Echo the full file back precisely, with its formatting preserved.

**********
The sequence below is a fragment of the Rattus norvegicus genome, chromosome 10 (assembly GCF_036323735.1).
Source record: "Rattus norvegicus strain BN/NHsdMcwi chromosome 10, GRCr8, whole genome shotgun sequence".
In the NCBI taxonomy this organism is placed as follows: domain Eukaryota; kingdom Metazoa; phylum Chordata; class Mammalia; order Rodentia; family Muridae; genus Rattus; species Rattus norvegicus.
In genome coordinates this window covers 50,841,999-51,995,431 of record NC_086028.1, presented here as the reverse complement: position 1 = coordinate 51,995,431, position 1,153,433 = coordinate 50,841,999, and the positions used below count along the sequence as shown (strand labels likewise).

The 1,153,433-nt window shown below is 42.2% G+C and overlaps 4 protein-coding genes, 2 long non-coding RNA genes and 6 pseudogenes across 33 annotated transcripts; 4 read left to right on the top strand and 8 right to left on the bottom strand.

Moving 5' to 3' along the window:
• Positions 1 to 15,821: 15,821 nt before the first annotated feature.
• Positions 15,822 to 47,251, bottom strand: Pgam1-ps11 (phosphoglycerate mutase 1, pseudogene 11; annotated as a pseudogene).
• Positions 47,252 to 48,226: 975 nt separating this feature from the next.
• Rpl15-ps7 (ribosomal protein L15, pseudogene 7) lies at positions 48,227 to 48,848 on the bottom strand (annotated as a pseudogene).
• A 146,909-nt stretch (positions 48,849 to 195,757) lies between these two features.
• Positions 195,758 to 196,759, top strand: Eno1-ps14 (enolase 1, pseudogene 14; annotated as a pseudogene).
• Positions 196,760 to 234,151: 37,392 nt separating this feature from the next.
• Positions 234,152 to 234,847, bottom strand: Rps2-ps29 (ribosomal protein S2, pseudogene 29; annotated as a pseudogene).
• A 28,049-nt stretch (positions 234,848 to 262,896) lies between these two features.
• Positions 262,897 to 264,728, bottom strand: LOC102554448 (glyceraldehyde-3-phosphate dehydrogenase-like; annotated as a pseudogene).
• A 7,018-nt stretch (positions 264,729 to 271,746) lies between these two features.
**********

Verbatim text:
The sequence below is a fragment of the Rattus norvegicus genome, chromosome 10 (assembly GCF_036323735.1).
Source record: "Rattus norvegicus strain BN/NHsdMcwi chromosome 10, GRCr8, whole genome shotgun sequence".
In the NCBI taxonomy this organism is placed as follows: domain Eukaryota; kingdom Metazoa; phylum Chordata; class Mammalia; order Rodentia; family Muridae; genus Rattus; species Rattus norvegicus.
In genome coordinates this window covers 50,841,999-51,995,431 of record NC_086028.1, presented here as the reverse complement: position 1 = coordinate 51,995,431, position 1,153,433 = coordinate 50,841,999, and the positions used below count along the sequence as shown (strand labels likewise).

The 1,153,433-nt window shown below is 42.2% G+C and overlaps 4 protein-coding genes, 2 long non-coding RNA genes and 6 pseudogenes across 33 annotated transcripts; 4 read left to right on the top strand and 8 right to left on the bottom strand.

Moving 5' to 3' along the window:
• Positions 1 to 15,821: 15,821 nt before the first annotated feature.
• Positions 15,822 to 47,251, bottom strand: Pgam1-ps11 (phosphoglycerate mutase 1, pseudogene 11; annotated as a pseudogene).
• Positions 47,252 to 48,226: 975 nt separating this feature from the next.
• Rpl15-ps7 (ribosomal protein L15, pseudogene 7) lies at positions 48,227 to 48,848 on the bottom strand (annotated as a pseudogene).
• A 146,909-nt stretch (positions 48,849 to 195,757) lies between these two features.
• Positions 195,758 to 196,759, top strand: Eno1-ps14 (enolase 1, pseudogene 14; annotated as a pseudogene).
• Positions 196,760 to 234,151: 37,392 nt separating this feature from the next.
• Positions 234,152 to 234,847, bottom strand: Rps2-ps29 (ribosomal protein S2, pseudogene 29; annotated as a pseudogene).
• A 28,049-nt stretch (positions 234,848 to 262,896) lies between these two features.
• Positions 262,897 to 264,728, bottom strand: LOC102554448 (glyceraldehyde-3-phosphate dehydrogenase-like; annotated as a pseudogene).
• A 7,018-nt stretch (positions 264,729 to 271,746) lies between these two features.